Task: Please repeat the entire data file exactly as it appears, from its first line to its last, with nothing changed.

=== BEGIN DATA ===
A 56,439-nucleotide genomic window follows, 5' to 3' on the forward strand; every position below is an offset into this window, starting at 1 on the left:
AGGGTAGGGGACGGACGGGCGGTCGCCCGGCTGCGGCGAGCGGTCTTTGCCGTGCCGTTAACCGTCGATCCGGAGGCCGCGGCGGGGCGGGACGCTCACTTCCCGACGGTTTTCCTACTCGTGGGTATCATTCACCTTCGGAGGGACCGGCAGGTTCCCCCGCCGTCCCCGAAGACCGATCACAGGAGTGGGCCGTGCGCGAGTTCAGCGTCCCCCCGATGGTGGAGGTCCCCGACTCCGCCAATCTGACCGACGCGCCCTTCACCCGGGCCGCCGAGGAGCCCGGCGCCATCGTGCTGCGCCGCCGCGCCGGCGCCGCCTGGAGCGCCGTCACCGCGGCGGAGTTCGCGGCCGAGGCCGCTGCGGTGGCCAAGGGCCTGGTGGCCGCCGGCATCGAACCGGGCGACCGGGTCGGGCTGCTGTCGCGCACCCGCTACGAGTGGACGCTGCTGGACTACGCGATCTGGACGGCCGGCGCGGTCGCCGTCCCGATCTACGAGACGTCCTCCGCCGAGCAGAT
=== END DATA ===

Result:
A 56,439-nucleotide genomic window follows, 5' to 3' on the forward strand; every position below is an offset into this window, starting at 1 on the left:
AGGGTAGGGGACGGACGGGCGGTCGCCCGGCTGCGGCGAGCGGTCTTTGCCGTGCCGTTAACCGTCGATCCGGAGGCCGCGGCGGGGCGGGACGCTCACTTCCCGACGGTTTTCCTACTCGTGGGTATCATTCACCTTCGGAGGGACCGGCAGGTTCCCCCGCCGTCCCCGAAGACCGATCACAGGAGTGGGCCGTGCGCGAGTTCAGCGTCCCCCCGATGGTGGAGGTCCCCGACTCCGCCAATCTGACCGACGCGCCCTTCACCCGGGCCGCCGAGGAGCCCGGCGCCATCGTGCTGCGCCGCCGCGCCGGCGCCGCCTGGAGCGCCGTCACCGCGGCGGAGTTCGCGGCCGAGGCCGCTGCGGTGGCCAAGGGCCTGGTGGCCGCCGGCATCGAACCGGGCGACCGGGTCGGGCTGCTGTCGCGCACCCGCTACGAGTGGACGCTGCTGGACTACGCGATCTGGACGGCCGGCGCGGTCGCCGTCCCGATCTACGAGACGTCCTCCGCCGAGCAGAT